I am reading Nobody Knows My Name by James Baldwin. In the final paragraph of his essay, “Fifth Avenue, Uptown” he writes, “It is a terrible, an inexorable, law that one cannot deny the humanity of another without diminishing one’s own: in the face of one’s victim, one sees oneself.”

 

This got me thinking about the new guy in the group last week – the one who talked about his therapy and his victims. The one I wrote about in my last “From the Ferry” piece. I think this man was experiencing exactly what Baldwin was writing about. Not only was he having to face the humanity of his victims, perhaps for the first time, but in doing so he was also having to face his own humanity, which, if you’ve been denying it for a while, operating on a (violent) autopilot, disconnected from your emotions and relationships, I must imagine comes at you like a large ocean wave, washing over you and pulling you under all at the same time. I suppose, in actuality, it is not fair to assume what this guy was going through, but by the way his hands trembled and his voice shook I have to believe that the humanity of his victims took him by surprise, and now that he’s acknowledged their right to an existence free of his violence and how he took that (and so much more from them) he has to sit and contemplate, and feel, what that means about his as a human being. Remember, too, that this is a man who was himself abused as a child. Someone taught him that his humanity, his spirit, was not of importance. Imagine finally coming to a place in life, even if it is in prison, where you begin to undo that believe and examine your life from a different perspective – from the perspective of “in the face of one’s victim, one see’s oneself.” Imagine seeing what you have become and grieving, both for your victims and for yourself.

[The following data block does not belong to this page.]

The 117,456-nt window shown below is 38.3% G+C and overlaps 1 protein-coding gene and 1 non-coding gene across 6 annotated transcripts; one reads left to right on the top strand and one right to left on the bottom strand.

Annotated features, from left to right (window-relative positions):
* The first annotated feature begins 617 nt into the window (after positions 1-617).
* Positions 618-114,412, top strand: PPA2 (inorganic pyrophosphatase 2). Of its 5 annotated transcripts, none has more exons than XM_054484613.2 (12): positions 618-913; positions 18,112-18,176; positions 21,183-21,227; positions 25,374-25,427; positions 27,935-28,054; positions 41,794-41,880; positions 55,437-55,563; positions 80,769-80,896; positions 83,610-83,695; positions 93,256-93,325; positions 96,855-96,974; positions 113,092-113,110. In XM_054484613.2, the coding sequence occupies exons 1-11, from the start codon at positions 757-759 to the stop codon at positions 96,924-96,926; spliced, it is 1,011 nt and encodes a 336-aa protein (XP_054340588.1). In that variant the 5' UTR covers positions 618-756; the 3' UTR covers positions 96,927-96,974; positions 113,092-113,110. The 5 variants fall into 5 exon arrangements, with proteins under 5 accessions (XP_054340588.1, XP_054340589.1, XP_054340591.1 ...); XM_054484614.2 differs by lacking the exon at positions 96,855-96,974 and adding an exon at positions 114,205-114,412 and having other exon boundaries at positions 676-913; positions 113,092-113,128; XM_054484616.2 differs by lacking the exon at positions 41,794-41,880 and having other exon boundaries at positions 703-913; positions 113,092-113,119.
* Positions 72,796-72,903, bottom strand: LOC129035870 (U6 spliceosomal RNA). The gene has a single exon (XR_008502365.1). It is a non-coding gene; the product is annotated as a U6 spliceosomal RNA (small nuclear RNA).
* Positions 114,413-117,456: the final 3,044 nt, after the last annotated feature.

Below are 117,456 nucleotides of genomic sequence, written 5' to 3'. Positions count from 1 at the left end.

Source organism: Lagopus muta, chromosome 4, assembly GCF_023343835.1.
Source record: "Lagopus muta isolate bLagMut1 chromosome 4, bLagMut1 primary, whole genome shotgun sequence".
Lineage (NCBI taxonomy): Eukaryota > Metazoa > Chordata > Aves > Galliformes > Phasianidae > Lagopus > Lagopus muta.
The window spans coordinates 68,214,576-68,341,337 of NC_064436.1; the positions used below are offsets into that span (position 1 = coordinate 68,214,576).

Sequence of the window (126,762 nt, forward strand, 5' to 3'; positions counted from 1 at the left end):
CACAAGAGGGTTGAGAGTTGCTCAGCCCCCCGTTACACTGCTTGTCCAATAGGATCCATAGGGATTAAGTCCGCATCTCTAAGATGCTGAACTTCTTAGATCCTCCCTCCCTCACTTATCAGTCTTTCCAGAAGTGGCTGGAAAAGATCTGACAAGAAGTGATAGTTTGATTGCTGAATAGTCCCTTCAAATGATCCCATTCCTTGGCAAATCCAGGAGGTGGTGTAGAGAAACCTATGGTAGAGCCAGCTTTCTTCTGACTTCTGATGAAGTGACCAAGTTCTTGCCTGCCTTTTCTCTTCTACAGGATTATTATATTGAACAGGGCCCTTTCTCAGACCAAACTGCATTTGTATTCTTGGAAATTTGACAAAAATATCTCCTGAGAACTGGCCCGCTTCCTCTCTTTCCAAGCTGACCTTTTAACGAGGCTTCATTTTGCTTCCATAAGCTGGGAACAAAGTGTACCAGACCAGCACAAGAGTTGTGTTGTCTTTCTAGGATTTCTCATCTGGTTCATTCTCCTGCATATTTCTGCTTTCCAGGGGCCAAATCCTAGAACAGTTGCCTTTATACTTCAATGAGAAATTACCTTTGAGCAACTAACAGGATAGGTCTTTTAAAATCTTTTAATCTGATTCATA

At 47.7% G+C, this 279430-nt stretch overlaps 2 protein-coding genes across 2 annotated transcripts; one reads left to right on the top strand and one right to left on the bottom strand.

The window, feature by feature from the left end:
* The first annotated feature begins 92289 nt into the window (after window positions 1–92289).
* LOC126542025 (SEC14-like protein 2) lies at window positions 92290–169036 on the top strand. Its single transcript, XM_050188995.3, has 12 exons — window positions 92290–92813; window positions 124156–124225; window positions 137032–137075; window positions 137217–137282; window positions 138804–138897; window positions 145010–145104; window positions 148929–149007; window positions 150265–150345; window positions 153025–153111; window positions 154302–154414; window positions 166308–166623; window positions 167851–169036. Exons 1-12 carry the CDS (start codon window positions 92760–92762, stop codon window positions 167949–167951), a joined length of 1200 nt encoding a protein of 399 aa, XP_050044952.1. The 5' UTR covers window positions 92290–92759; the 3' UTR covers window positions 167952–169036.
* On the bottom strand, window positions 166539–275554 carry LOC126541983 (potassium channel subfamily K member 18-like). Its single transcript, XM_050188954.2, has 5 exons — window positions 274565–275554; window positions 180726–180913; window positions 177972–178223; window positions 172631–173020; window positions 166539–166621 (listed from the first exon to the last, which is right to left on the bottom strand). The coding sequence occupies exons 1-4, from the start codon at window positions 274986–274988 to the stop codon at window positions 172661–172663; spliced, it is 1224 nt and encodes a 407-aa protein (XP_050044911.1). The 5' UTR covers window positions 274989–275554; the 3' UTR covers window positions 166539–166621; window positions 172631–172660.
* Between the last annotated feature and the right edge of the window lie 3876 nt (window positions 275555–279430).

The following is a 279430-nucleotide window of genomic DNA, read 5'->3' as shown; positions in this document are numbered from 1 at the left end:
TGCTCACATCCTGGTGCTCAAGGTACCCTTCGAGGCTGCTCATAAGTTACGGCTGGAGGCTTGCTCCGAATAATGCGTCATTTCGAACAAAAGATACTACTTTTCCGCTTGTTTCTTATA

To face oneself is the hardest thing. As I continue to consider why I go to Monroe I think this fact has something to do with my developing response. I think of prison as one of those rare circumstances in life where you can’t run anymore, where life has caught up with you. Certainly there are ways for prisoners to ignore what they ought to be considering while serving time, but if they choose to look, if they choose to reflect and to learn, then I believe they can grow at an amazing pace in prison. Because once they look back at their lives, their victims, their own childhoods, there is no where to run. Once they crack open those doors and allow themselves to reconsider their lives then they are alone with what comes, sequestered in their cells and in the day-to-day routine of the prison with the reality of who they have become and who they have hurt to get there. If they can survive this process of self-reflection (and I don’t know that all of them do…I don’t know that I would) then there’s a chance they might be able to take advantage of that “second chance” offered upon release (if, of course, those of us on the outside can ever find it in ourselves to forgiven their transgressions…which may have something to do with forgiving our own, especially those we haven’t served time for – just a working theory).

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